What is drug addiction?
Addiction is defined as a chronic, relapsing brain disease that is characterized by compulsive drug seeking and use, despite harmful consequences.† It is considered a brain disease because drugs change the brain—they change its structure and how it works. These brain changes can be long-lasting, and can lead to the harmful behaviors seen in people who abuse drugs.
Source: From the laboratories of Drs. N. Volkow and H. Schelbert
Addiction is a lot like other diseases, such as heart disease. Both disrupt the normal, healthy functioning of the underlying organ, have serious harmful consequences, and are preventable and treatable, but if left untreated, can last a lifetime.
Why do people take drugs?
In general, people begin taking drugs for a variety of reasons:
- To feel good. Most abused drugs produce intense feelings of pleasure. This initial sensation of euphoria is followed by other effects, which differ with the type of drug used. For example, with stimulants such as cocaine, the “high” is followed by feelings of power, self-confidence, and increased energy. In contrast, the euphoria caused by opiates such as heroin is followed by feelings of relaxation and satisfaction.
- To feel better. Some people who suffer from social anxiety, stress-related disorders, and depression begin abusing drugs in an attempt to lessen feelings of distress. Stress can play a major role in beginning drug use, continuing drug abuse, or relapse in patients recovering from addiction.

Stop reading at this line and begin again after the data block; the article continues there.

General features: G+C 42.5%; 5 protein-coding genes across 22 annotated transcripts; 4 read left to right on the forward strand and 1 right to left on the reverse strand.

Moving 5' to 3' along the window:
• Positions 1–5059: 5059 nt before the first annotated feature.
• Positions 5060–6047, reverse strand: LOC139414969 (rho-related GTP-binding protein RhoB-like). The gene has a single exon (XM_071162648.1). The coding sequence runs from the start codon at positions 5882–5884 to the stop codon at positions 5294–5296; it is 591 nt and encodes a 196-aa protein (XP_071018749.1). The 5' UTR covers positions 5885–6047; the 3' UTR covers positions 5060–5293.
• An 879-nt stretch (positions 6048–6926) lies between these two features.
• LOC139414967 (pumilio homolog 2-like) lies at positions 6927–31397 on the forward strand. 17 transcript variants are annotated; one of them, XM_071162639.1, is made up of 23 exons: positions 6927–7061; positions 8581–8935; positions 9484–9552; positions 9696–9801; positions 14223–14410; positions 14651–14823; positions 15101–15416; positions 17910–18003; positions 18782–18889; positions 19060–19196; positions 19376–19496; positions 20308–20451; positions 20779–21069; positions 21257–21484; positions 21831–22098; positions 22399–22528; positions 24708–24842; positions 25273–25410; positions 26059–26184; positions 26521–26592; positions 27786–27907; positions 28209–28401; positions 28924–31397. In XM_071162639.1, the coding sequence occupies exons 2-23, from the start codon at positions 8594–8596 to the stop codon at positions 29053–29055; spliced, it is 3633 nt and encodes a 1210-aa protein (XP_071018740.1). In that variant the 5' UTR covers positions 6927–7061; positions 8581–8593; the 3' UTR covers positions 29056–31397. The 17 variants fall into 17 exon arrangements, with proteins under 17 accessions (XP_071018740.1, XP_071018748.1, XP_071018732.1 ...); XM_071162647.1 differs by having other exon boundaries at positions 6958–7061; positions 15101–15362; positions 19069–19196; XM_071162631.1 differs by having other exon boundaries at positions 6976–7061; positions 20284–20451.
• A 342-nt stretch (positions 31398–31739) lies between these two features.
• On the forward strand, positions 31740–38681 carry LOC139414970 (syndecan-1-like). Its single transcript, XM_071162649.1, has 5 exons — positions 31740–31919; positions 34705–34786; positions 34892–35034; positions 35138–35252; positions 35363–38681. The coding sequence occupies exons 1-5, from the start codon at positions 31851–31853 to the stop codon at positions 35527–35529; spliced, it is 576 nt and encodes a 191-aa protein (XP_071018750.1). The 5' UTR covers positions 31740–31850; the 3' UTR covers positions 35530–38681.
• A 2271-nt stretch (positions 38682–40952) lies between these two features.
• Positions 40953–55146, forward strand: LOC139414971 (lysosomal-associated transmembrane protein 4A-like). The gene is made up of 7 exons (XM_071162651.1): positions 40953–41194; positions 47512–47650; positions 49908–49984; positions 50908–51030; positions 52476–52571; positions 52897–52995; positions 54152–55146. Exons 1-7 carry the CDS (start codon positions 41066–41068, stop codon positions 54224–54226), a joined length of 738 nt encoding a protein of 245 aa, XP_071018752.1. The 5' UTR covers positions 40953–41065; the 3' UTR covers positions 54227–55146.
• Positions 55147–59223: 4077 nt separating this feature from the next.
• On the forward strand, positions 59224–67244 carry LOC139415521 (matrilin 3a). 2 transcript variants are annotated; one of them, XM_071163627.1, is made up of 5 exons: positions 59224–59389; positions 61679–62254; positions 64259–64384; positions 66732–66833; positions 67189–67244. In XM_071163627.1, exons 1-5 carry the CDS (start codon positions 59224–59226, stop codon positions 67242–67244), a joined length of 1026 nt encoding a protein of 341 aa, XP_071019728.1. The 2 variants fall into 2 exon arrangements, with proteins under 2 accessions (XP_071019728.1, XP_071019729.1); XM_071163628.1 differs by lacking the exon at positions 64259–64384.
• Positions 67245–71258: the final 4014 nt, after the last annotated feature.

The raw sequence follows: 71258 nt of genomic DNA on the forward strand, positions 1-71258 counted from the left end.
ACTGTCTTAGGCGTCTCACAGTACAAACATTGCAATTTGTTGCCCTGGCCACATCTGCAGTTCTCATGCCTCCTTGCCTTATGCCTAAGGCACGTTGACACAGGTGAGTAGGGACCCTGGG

- To do better. Some people feel pressure to chemically enhance or improve their cognitive or athletic performance, which can play a role in initial experimentation and continued abuse of drugs such as prescription stimulants or anabolic/androgenic steroids.
- Curiosity and "because others are doing it." In this respect adolescents are particularly vulnerable because of the strong influence of peer pressure. Teens are more likely than adults to engage in risky or daring behaviors to impress their friends and express their independence from parental and social rules.
If taking drugs makes people feel good or better, what's the problem?
When they first use a drug, people may perceive what seem to be positive effects; they also may believe that they can control their use. However, drugs can quickly take over a person’s life. Over time, if drug use continues, other pleasurable activities become less pleasurable, and taking the drug becomes necessary for the user just to feel “normal.” They may then compulsively seek and take drugs even though it causes tremendous problems for themselves and their loved ones. Some people may start to feel the need to take higher or more frequent doses, even in the early stages of their drug use. These are the telltale signs of an addiction.